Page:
The Extraordinary Adventures of Adèle Blanc-Sec (2010) Review

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The Extraordinary Adventures of Adèle Blanc-Sec (2010)

~Review by Grawlix (June 2020)

The year is 1912. Parisian travel journalist and all-purpose adventuress Adèle Blanc-Sec (Her surname translates to “Dry White”. She’s from a winemaking family, you see.) is exploring an ancient Egyptian tomb in search of the mummified remains of the royal physician to Ramses II. Five years before, Adèle’s sister was paralyzed in an unfortunate mishap and Adèle hopes that ancient knowledge can succeed where modern medicine has failed. In due course, she finds the mummy. The good doctor has been dead for some 5000 years, an obstacle Adele seeks to overcome with the assistance of the brilliant but eccentric Professor Espérandieu. Unfortunately, Espérandieu has problems of his own, having inadvertently awoken a prehistoric pterodactyl (as opposed to a modern one, I suppose), in a psychic experiment gone awry, which is now rampaging across the skies of France.

As you might guess, Adèle is not a film that takes itself too seriously. Based on a 1970s French comic series, there’s an uninhibited sense of fancy that practically leaps off the screen, a styling that is firmly within director Luc Besson’s wheelhouse. The action and adventure speed forward regardless of otherwise rational limitations. For example, when Adèle repeatedly attempts to break an associate out of jail, her only penalty for failure is being brusquely ejected from the premises, free to try again. There’s also plenty of humor, mostly in the form of a harried police inspector tasked with ending the pterodactyl menace and the big game hunter he hires to help, but rarely does any scene go by without someone making a wry, offhand remark about the absurdity of the present circumstances. If there’s a knock on the film at all, it’s that some of the CG effects haven’t aged so well, but then, CG effects rarely do.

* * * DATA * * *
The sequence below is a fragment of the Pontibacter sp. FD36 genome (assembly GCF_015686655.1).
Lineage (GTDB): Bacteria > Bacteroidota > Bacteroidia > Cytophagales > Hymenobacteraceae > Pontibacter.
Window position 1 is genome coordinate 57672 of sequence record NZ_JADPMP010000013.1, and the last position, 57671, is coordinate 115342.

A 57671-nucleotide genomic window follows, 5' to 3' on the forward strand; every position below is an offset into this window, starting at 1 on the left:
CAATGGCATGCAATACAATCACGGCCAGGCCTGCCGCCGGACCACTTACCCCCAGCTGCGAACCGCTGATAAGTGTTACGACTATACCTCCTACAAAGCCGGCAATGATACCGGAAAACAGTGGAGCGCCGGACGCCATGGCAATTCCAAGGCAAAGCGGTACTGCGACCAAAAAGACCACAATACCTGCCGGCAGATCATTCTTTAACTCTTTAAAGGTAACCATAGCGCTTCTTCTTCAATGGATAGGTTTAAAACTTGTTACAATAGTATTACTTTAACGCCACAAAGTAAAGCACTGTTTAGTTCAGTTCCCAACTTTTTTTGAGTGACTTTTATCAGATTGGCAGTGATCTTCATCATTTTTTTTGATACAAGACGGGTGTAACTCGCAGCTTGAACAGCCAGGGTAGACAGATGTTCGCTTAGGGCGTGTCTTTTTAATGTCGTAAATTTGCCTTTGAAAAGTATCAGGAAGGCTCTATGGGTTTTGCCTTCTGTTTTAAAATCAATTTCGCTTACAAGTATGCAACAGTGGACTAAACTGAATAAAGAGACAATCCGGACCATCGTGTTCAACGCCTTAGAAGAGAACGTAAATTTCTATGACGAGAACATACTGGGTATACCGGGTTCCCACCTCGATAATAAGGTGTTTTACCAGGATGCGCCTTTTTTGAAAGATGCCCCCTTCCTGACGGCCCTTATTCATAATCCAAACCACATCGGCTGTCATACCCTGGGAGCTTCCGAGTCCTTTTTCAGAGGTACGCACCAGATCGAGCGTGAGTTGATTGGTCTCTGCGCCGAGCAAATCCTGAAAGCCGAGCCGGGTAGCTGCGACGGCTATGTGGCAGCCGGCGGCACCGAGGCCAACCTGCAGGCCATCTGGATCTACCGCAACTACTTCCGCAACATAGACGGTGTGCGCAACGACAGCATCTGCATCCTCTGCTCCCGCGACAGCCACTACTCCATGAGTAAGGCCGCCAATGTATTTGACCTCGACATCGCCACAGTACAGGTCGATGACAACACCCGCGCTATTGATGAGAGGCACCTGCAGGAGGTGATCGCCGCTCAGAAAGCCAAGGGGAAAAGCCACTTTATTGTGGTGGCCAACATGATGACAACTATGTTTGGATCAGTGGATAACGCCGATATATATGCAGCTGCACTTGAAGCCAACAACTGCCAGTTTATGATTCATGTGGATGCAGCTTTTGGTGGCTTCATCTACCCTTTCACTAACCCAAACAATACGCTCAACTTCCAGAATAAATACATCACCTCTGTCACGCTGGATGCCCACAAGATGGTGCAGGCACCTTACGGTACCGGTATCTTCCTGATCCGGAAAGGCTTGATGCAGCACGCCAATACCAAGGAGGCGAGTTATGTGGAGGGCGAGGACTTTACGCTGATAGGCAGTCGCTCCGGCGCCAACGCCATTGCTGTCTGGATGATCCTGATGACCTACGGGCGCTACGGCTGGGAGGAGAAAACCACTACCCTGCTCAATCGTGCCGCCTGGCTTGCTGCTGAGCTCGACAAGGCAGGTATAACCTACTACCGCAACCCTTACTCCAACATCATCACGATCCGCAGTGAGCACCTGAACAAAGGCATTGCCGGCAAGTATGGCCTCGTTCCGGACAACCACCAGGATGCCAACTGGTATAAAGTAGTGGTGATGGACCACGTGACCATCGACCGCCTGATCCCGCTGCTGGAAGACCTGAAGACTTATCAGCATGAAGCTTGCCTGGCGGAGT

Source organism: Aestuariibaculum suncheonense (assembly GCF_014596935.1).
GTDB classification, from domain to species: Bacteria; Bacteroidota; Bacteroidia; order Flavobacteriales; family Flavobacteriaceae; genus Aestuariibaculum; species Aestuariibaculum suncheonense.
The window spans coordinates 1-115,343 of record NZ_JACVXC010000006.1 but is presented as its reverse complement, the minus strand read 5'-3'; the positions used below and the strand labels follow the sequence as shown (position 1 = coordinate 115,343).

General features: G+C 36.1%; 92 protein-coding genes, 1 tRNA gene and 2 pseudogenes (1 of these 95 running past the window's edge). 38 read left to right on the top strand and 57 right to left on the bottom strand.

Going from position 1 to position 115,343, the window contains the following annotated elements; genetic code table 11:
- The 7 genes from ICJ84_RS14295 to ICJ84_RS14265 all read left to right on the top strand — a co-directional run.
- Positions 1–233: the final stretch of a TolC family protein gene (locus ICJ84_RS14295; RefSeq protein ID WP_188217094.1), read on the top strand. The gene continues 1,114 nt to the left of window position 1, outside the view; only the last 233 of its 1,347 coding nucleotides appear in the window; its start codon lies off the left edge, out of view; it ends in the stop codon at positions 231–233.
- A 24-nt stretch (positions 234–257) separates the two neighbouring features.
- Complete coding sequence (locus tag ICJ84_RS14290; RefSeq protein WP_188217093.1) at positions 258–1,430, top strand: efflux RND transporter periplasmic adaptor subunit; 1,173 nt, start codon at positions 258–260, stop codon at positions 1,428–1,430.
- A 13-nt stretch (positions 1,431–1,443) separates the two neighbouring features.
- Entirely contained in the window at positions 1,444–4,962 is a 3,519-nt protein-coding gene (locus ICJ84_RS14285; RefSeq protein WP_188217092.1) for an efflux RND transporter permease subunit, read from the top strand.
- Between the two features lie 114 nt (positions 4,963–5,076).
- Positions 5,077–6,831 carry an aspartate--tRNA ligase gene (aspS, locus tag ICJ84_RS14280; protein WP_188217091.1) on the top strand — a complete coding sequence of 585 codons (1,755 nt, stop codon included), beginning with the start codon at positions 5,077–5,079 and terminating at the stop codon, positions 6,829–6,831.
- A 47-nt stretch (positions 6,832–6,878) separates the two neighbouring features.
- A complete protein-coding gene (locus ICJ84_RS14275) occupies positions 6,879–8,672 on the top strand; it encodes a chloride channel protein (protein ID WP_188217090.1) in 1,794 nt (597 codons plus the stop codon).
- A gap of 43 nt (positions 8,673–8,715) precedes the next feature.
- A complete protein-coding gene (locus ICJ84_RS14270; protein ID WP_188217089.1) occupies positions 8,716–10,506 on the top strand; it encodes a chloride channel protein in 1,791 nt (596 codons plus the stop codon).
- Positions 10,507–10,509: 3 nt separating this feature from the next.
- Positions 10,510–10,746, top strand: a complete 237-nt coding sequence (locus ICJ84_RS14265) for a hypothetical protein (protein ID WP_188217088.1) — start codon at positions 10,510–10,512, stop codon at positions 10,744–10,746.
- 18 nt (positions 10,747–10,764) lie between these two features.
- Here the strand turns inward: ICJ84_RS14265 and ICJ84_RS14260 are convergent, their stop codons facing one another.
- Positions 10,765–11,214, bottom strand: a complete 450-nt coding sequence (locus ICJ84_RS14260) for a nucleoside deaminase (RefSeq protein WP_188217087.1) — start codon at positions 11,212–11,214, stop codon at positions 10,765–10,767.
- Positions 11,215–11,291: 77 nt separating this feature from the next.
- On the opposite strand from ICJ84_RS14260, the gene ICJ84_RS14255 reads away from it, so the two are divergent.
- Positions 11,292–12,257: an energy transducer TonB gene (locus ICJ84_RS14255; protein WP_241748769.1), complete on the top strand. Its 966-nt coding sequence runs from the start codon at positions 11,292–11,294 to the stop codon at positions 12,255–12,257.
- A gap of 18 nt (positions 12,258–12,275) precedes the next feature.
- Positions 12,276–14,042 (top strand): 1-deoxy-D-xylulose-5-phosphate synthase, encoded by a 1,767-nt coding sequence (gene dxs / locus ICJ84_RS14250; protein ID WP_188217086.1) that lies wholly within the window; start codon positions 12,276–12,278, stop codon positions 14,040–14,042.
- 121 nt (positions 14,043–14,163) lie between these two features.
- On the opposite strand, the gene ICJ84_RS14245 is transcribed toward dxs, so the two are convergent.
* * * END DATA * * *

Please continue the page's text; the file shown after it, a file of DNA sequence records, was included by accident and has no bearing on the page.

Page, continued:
It’s a little surprising to me that The Extraordinary Adventures of Adèle Blanc-Sec hasn’t gotten more play in America. Adele herself is like a cross between Lara Croft and Mary Poppins, a learned, cultured lady of taste and sophistication who is nonetheless willing to tear her dress and dirty her hands if the situation calls for it – practically tailor made for a fairly large potential US audience. I’d say the movie would make perfect family viewing if it wasn’t for a brief topless bath scene (ah, the French), but supposedly there’s a PG cut that snips those offending bits out. It’s possible that it might be a little too out-there for the casual viewer, but if you’re the type who enjoys movies that probably wouldn’t make it past a focus group, The Extraordinary Adventures of Adèle Blanc-Sec is well worth the effort of seeking out.    

Side note, I viewed the French language version of the film, subtitled in English. There is an English dubbed version, but I can’t comment of its quality. Can’t imagine it would be too bad, though. This isn’t exactly a movie that lives or dies by line deliveries.  

Final Score: B

Imagine if Lara Croft was introduced in a French comic book twenty years before the release of Tomb Raider and you basically have The Extraordinary Adventures of Adèle Blanc-Sec. Sometimes the cultural differences trip things up, but the pervasive sense of whimsy and abandon is infectious and impossible to ignore. It is absolutely criminal that it isn’t better known and hasn’t produced any sequels (a trilogy was originally planned, but it’s been almost a decade, and nada.)


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